If the heat of summer has reminded you that you would love to add a shade tree to your yard, now is the time to make it happen.  Fall is a perfect time to plant because soil is warm but the days will be cooler.  This offers an ideal environment for the tree roots to establish before winter cold sets in.

Careful Consideration

Before jumping into picking a tree and planting, there are a few things to consider:

Growing conditions:  Think about the growing conditions in North Texas and choose a tree that will do well in this climate without needing a lot of special attention.  Also consider your soil – is it heavy clay?  Does the area receive a lot of water runoff?  Will the tree receive full sun?

Size:  That sweet little seedling that looks so charming in the nursery may grow too tall for your landscape site. While you may think that you have lots of room be familiar with the mature size of your tree choice because many can reach a height of 50 feet or more and have a canopy that is just as wide.

Year-around interest:  You know you want a shade tree, but would you like one that offers pretty spring flowers?  Maybe you would prefer spectacular autumn color?  Is bark interesting to you? Trees offer a variety of seasonal interest so pick one that will appeal to you throughout the year.

Below is a review of 5 shade trees you will love.  Read through their characteristics and see which one most interests you. And which will work best for your conditions.


Maybe the top three qualities of on oak are their sprawling canopies, knotted branch formation and their attractiveness to wildlife.  These majestic trees offer a stately presence for any large landscape and make a wonderful refuge for native birds. Their thick canopy makes them a popular shade tree.  The southern live oak is native to the southeast making it a hardy choice for North Texas yards.

Most oaks require very little water.  Be careful not to plant them in conjunction with plants what need moisture because this can cause root disease.  Oaks are often labeled “Mighty” for a reason – they can grow to be over 60 feet tall and 80 feet wide.  Check sizes according to the variety.


If blazing fall color appeals to you then consider a maple tree.  This species also offers of wide assortment of mature sizes.  Maples are loved for their unique leaf shape and their adaptability to many landscape situations.  The bigtooth maple is a beautiful western native specimen that offers a straight trunk and that amazing fall color.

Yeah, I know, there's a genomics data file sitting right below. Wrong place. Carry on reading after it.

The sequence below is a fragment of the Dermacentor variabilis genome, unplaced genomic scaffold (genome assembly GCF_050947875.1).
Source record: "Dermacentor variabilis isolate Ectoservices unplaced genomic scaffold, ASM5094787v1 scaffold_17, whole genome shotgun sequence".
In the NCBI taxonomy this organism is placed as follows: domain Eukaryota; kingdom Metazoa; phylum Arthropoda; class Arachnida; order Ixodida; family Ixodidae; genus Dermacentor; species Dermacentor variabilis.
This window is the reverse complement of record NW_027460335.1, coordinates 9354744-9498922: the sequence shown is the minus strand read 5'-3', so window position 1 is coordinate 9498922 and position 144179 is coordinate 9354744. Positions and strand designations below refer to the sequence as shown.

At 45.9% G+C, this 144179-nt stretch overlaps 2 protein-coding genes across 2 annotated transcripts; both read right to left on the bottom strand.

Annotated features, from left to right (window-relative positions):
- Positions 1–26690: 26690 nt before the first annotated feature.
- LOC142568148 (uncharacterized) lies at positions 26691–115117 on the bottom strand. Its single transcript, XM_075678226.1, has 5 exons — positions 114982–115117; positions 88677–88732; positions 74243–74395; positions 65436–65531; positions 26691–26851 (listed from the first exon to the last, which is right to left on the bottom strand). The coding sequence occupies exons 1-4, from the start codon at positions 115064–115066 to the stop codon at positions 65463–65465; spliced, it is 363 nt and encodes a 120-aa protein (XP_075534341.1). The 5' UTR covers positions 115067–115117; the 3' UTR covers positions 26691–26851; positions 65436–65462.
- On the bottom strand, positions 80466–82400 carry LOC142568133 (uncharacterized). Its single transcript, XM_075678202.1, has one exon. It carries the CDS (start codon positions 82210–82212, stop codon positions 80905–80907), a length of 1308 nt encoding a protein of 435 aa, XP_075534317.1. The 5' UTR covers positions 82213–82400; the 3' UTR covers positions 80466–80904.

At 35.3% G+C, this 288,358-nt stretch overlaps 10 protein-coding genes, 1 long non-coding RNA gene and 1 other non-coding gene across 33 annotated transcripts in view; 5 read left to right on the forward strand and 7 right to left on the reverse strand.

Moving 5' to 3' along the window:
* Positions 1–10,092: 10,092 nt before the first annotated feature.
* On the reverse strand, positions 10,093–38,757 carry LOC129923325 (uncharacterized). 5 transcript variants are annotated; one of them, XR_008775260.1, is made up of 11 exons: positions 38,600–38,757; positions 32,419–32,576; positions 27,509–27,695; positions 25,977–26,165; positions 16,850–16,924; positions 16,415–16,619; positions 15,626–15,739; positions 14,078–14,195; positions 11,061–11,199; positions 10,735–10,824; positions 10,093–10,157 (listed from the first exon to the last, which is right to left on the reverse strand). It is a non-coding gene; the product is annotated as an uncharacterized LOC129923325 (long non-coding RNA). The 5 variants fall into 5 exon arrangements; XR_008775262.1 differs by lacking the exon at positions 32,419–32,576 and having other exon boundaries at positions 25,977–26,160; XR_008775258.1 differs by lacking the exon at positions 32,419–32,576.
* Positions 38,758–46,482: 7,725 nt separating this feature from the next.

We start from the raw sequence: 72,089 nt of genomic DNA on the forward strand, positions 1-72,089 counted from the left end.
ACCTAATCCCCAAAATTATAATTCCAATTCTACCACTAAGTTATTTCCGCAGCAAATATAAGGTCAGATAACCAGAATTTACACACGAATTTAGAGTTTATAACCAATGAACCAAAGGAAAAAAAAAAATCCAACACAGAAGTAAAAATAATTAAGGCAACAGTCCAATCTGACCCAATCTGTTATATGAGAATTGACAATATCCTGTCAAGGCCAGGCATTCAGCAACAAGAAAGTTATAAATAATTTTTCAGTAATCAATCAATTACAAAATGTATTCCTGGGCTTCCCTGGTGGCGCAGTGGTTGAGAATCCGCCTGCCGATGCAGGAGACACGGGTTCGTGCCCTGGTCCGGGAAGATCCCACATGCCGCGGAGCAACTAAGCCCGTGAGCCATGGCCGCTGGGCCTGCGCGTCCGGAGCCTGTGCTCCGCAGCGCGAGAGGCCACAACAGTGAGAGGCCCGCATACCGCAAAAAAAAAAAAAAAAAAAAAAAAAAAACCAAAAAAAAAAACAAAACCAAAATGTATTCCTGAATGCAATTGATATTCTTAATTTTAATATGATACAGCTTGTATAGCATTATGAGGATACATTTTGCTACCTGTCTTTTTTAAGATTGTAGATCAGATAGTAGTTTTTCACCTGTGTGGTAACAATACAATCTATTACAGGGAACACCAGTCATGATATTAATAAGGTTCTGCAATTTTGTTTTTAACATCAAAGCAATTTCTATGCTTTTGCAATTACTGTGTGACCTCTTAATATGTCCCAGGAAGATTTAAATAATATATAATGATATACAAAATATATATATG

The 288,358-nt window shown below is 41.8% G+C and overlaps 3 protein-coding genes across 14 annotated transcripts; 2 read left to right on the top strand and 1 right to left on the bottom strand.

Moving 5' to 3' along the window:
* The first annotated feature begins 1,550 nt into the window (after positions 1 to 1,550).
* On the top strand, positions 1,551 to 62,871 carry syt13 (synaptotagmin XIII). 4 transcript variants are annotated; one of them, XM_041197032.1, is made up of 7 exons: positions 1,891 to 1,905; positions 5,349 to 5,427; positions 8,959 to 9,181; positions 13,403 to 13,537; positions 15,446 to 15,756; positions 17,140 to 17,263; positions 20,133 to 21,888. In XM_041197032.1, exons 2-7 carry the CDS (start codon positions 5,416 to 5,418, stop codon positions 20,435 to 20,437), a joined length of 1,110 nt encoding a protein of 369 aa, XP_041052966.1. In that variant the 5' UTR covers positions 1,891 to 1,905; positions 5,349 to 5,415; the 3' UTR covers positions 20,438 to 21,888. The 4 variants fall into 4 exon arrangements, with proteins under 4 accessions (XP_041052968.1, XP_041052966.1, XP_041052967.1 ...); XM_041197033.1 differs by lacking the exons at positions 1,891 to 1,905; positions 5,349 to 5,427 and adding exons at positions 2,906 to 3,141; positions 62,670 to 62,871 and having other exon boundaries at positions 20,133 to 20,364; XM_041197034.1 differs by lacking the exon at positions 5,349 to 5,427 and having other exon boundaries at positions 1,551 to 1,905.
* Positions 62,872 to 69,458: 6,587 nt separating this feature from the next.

The maple varieties grown to provide shade have moderate water requirements, will need full sun and can grow to 50 feet tall and wide.


While not as well-known as the oak and maple, lindens are a wonderful choice for a shade tree. Primary attractions include sweet heart-shaped leaves and fragrant flowers.  Their bold upright structure makes them highly desirable for a shade garden.  Flowers bloom early in summer and offer dangling creamy clusters that are very attractive to pollinators.

Their hardiness is determined by variety and they require only moderate summer water. The linden has a lovely, large habit that can grow to over 100 feet tall and around 30 feet wide.


You can’t think about southern shade trees without considering a magnolia.  These magnificent specimens offer large, glossy leaves and beautiful blooms.  They have a celebrated status in the south, with the Southern Magnolia being considered a native.  This variety has sizable cup-shaped blossoms and shiny bronze leaves.

They can flourish with partial to full sun and have only moderate water requirements.  Magnolias can be wonderful trees for climbing, growing up to 60 feet tall and 50 feet wide.

Fruit Trees

Don’t discount fruit bearing trees as a good choice for shade providers.  Their medium-sized habit can be perfect for the smaller garden landscape.  Along with being a lovely shade option, you will be blessed with sweet produce.  Consider growing apple, peach, plum, cherry or persimmon.  Because ripe fruit will fall from the tree, you should think about planting them away from a patio.  Aside from the fruit production, most also offer sweetly fragrant spring blossoms.

While water requirements are typically moderate, you will need to provide consistent moisture during fruiting season.  Size will vary by variety but typical size is 15 to 25 feet tall and wide.

Of course there are lots more species to choose from but these five shade trees should have characteristics you will love.  Pick the one that best matches your growing conditions and also meets your “must have” qualities – then enjoy it for many years to come.